But pension providers say Solomon’s plan needs work
Representatives from some of the
Cayman Islands’ major private-sector pension services providers said Wednesday
that they didn’t believe it was a bad idea to allow withdrawals from individual
pension funds for home or land purchases.
However, some of them voiced
concern about the future funding of the pension plans that would take a hit if
such withdrawals were allowed – even on a limited time basis.
“This is not a bad idea, but it
needs to be refined,” said Desmond Kinch of Overseas Asset Management, who
serves as Fidelity’s asset allocation advisor. “(George Town MLA) Ellio
(Solomon) is right that this would encourage wider home ownership and make it
easier for people to save enough to make a deposit.
“However, I think that in
conjunction with this suggested amendment, the (pension) contribution rate
needs to be increased,” Mr. Kinch said.
“Ellio’s idea would be good if it
was combined with an increase in contribution rate; a requirement that any
withdrawal from someone’s pension plan be used to buy a piece of land on which
the person intends to build their principal residence or to buy their principal
residence; and a further requirement that if someone sells that land or house
and remains in the Cayman Islands, they have to either use the funds to buy
another principal residence or deposit the funds back in their pension
account,” Mr. Kinch added.
Mr. Solomon’s proposal has been
filed as a private member’s motion. He said Tuesday that he is hoping it will
come before the Legislative Assembly next month.
One-time withdrawal proposed
The motion asks the government to
allow Caymanians to make a withdrawal of up to $35,000 from their pension for
the purpose of providing a deposit to a bank for the purchase of a home.
The one-time withdrawal could also
be used to buy an apartment or a piece of land, or for the construction of a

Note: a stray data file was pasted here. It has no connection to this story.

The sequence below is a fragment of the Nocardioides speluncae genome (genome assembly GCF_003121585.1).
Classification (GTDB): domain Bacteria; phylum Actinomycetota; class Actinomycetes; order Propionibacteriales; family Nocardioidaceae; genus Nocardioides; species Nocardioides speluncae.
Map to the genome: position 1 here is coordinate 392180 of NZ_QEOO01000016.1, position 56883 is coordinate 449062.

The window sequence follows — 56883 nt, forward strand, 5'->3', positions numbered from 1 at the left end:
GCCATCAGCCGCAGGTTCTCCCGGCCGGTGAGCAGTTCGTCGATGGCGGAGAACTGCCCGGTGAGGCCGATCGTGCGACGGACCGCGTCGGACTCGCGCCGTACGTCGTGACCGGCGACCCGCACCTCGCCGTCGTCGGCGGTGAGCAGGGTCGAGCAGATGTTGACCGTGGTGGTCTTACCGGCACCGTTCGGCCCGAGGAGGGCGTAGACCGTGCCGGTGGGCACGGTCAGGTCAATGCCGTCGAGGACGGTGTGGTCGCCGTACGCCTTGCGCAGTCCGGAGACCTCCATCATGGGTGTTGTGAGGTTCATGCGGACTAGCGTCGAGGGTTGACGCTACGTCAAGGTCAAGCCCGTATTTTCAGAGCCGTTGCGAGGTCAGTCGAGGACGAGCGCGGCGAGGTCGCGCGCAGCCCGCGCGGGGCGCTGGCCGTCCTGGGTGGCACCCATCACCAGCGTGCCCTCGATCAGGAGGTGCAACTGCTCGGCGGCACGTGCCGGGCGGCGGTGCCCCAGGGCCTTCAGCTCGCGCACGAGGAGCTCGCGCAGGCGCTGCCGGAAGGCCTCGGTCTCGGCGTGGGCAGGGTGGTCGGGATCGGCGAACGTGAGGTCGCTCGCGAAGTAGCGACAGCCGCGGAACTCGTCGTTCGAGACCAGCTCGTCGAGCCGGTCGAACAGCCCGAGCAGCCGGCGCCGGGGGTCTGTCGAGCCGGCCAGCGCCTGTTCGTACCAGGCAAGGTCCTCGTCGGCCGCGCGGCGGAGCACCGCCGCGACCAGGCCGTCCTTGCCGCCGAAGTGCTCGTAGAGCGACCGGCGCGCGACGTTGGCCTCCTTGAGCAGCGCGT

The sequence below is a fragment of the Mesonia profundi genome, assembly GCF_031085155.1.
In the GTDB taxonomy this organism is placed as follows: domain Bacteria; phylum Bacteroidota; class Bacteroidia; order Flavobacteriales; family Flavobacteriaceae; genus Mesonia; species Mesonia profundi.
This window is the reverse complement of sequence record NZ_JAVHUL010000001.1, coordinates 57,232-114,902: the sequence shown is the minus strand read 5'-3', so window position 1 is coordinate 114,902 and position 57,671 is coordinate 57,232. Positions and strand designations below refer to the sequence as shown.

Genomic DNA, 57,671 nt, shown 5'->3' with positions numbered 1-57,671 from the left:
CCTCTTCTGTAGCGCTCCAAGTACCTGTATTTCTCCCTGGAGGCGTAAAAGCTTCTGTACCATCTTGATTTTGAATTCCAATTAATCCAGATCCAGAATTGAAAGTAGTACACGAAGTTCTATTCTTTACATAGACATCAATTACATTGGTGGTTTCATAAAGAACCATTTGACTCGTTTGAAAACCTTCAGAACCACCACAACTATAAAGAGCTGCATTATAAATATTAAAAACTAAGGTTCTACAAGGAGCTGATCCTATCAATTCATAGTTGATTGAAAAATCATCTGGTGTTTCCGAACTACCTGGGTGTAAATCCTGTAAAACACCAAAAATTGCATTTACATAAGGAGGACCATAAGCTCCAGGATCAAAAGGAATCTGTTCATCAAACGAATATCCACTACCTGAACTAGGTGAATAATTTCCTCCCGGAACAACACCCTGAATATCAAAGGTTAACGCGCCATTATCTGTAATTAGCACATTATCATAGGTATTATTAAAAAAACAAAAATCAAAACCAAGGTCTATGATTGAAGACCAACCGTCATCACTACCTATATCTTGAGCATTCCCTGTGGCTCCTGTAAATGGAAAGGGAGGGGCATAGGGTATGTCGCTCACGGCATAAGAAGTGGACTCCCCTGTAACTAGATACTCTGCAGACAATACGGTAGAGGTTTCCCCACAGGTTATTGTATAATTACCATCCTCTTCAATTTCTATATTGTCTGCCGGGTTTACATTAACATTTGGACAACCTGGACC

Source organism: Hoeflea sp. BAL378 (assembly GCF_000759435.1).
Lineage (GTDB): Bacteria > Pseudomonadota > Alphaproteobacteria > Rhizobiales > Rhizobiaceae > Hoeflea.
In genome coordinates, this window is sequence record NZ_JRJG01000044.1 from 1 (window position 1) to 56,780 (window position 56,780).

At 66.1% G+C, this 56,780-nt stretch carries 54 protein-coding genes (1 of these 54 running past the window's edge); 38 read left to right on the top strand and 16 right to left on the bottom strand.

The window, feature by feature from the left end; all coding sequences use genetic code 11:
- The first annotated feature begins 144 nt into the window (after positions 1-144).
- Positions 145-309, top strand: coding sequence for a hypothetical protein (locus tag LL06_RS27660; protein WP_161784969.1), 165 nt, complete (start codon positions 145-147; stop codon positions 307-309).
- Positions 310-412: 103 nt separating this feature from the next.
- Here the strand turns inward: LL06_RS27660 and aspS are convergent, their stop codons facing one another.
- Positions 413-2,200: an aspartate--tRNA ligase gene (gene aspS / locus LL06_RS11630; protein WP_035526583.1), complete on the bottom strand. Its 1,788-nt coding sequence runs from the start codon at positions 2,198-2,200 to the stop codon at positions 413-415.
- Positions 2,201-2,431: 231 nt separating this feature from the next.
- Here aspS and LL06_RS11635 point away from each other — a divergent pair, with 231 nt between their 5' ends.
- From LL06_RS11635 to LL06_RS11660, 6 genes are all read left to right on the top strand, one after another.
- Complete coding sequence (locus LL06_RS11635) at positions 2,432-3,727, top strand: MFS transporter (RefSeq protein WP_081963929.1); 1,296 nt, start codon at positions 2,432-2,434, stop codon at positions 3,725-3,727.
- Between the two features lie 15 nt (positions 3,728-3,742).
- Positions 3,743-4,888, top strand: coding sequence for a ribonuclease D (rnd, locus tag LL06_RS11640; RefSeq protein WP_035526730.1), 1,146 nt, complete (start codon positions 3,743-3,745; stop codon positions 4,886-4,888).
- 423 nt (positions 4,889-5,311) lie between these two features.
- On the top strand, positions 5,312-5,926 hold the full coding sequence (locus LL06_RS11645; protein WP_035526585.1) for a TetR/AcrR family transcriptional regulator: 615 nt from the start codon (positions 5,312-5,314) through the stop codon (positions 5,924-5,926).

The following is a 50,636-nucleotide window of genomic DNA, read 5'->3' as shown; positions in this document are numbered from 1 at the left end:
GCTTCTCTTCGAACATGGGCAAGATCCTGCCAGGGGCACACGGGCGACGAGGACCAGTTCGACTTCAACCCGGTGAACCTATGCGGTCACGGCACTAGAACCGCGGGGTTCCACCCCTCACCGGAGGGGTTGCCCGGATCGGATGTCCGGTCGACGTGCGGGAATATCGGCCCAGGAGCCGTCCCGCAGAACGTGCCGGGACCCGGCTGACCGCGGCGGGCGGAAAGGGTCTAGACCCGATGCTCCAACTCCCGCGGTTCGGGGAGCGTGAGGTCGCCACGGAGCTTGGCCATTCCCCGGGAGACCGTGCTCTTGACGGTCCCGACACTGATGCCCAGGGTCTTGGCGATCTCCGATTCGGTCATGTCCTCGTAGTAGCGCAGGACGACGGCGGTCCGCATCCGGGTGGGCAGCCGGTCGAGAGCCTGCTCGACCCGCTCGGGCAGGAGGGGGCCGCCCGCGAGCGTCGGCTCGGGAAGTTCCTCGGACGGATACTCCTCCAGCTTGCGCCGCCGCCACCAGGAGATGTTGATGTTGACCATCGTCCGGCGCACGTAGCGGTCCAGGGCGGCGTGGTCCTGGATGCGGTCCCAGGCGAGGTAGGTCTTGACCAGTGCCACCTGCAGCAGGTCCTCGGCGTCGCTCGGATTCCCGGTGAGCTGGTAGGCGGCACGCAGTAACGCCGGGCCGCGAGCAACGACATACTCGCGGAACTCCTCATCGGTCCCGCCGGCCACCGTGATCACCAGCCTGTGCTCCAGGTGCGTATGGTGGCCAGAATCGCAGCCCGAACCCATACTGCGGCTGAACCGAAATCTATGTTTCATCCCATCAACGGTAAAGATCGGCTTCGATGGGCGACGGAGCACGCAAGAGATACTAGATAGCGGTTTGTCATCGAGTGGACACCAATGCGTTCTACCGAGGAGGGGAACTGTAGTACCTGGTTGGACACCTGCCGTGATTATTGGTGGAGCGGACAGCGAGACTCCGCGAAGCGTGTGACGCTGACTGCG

new residence, Mr. Solomon said.
He said he hoped the opportunity
would be given to both public and private sector employees. The motion as
written specifies ‘Caymanians’ only, but Mr. Solomon said it was possible that
expatriates could also be included in the scheme.
The issue that the motion doesn’t
address, Mr. Kinch said, is how to keep someone’s retirement fund solvent if a
temporary withdrawal is made.
“The problem with reducing the
amount of savings available for retirement spending – if people can use funds
in their retirement account to buy a property without topping up their account
at the same time – is that you can’t take the equity in your house to the supermarket
or use it to pay your CUC bill when you retire,” Mr. Kinch said.
A 2006 consultant’s report done on
the Cayman Islands private sector pension systems identified that the current
required contribution amount, 10 per cent of an individual’s salary (5 per cent
paid by the employee and 5 per cent paid by the employer) is not enough in most
cases to cover a person’s retirement.
The National Pensions Law allows
individuals to contribute more to pensions if they wish, but their employer
does not have to match those contributions beyond 5 per cent of salary.
The idea of a partial or temporary
withdrawal of pension funds is not a unique one.
Similar schemes elsewhere
According to Mr. Kinch, Singapore
allows pension contributors to take out part of their funds to buy a principal
residence, but the pension contribution limit there is up to 35 per cent of salary.
Fidelity Pension Plan
administration manager Sandy Chapell said Canada allows for the borrowing of
pension funds to buy a first home, but that amount has to be paid back over a
certain time. If it isn’t paid back, taxes can be assessed on the amount owed.
“There needs to be a method of
repaying the money back to your pension so that when you do retire you can
afford to live and not seek Government assistance,” she said.
Mrs. Chapell said local pension
providers have been keen to invest in Cayman’s real estate market for a number
of years, in any case.
“From my point of view, the
Government should be looking at revising the Investment Regulations to allow
the plans to invest in the local real estate market, up to a maximum of 5 per
cent of the total plan assets,” she said.
The Cayman Islands Pension
Providers Association intends to discuss the matter further at its next board
meeting, Mrs. Chapell said.